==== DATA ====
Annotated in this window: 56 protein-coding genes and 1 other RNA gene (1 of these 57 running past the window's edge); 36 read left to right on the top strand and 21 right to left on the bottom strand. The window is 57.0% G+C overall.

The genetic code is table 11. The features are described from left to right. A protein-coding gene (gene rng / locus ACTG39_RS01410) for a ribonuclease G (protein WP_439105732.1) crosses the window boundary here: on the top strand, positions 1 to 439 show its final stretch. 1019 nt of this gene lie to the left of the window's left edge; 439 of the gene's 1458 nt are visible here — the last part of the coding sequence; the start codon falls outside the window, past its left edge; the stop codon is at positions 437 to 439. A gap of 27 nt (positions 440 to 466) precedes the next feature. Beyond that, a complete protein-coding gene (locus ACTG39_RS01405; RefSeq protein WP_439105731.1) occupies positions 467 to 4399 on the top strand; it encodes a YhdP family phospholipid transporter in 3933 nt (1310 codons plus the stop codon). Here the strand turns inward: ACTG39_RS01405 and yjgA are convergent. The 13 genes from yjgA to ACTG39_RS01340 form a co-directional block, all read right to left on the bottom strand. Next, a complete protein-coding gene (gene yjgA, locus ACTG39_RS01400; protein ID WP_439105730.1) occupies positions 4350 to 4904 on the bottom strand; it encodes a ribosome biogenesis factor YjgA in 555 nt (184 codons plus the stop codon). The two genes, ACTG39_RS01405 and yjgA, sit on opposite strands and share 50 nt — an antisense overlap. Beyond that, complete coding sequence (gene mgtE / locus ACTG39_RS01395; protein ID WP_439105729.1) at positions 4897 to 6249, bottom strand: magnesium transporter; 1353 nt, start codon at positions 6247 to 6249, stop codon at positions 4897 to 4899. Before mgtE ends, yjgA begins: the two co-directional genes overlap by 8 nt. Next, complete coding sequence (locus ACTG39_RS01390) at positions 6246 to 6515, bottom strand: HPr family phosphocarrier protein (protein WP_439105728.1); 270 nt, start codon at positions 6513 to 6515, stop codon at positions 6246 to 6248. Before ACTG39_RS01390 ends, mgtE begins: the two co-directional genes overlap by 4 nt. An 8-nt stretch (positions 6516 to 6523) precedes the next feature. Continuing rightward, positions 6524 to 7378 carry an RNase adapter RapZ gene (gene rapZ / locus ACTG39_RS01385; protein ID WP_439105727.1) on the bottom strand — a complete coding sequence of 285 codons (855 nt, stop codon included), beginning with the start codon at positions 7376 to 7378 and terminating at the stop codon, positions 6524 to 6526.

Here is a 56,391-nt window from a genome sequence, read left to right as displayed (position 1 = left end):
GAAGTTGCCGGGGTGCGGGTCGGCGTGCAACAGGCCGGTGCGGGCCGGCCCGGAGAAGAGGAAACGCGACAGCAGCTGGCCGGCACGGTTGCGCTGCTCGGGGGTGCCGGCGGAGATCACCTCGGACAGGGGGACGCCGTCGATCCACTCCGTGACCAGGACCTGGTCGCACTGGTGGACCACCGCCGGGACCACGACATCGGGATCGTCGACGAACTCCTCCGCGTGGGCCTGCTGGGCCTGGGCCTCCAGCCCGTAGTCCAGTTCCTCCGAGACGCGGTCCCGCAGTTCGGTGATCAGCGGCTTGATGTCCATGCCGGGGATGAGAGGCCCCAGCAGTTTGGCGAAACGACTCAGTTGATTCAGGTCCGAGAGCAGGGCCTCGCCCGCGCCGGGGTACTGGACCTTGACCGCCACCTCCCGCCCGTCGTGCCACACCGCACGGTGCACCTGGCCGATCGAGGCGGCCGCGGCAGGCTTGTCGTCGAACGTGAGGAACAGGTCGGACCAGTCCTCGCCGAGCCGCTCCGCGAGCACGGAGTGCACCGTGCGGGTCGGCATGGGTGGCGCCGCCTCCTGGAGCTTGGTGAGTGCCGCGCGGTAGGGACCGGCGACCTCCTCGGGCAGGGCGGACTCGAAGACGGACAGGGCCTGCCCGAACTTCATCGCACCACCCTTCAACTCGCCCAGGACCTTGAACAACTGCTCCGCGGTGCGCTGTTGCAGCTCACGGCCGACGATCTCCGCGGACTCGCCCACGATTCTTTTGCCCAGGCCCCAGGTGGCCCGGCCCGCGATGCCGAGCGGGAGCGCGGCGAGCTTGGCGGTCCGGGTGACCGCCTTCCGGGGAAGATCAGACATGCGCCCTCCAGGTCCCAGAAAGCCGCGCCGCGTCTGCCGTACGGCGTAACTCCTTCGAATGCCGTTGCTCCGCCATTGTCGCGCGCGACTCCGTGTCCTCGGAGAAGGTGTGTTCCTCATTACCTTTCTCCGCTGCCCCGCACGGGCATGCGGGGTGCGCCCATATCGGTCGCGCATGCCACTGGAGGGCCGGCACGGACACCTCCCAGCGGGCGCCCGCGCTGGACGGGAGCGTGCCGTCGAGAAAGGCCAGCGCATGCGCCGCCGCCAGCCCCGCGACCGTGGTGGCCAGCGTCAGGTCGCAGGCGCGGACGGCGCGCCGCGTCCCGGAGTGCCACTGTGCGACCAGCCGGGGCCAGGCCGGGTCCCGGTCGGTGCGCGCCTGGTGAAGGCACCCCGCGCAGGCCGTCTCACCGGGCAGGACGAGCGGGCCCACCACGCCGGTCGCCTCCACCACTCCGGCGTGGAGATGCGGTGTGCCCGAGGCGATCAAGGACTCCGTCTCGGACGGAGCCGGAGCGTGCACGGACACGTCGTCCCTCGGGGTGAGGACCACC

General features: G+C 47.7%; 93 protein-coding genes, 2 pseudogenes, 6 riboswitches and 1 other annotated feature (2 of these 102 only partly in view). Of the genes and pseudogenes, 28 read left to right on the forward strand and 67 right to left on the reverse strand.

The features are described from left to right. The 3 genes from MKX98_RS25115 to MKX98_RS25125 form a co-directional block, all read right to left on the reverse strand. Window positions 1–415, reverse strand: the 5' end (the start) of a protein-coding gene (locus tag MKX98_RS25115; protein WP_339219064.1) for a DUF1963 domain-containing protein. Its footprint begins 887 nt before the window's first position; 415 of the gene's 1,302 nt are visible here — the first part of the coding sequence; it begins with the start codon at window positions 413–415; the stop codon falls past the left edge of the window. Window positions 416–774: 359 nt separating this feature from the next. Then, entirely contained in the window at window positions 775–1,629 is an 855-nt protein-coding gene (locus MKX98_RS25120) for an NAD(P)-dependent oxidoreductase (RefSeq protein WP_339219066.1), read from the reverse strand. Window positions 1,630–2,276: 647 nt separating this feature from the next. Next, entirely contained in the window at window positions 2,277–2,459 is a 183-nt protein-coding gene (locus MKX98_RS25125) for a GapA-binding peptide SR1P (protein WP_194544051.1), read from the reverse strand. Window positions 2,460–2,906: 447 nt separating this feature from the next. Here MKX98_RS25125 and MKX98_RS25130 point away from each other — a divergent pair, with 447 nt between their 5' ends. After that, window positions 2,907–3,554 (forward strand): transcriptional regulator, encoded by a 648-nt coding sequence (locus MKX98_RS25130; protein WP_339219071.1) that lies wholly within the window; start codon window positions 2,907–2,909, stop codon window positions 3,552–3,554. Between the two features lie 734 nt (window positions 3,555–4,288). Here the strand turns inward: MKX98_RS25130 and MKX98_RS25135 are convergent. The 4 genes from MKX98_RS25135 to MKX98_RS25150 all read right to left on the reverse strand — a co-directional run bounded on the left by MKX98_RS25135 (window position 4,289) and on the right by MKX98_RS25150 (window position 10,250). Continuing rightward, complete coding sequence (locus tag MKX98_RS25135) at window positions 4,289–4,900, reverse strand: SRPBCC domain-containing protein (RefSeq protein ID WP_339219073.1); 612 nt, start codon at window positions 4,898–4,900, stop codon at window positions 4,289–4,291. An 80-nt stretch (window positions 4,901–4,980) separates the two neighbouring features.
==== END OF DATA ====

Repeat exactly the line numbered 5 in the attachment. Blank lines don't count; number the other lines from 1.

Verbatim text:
General features: G+C 47.7%; 93 protein-coding genes, 2 pseudogenes, 6 riboswitches and 1 other annotated feature (2 of these 102 only partly in view). Of the genes and pseudogenes, 28 read left to right on the forward strand and 67 right to left on the reverse strand.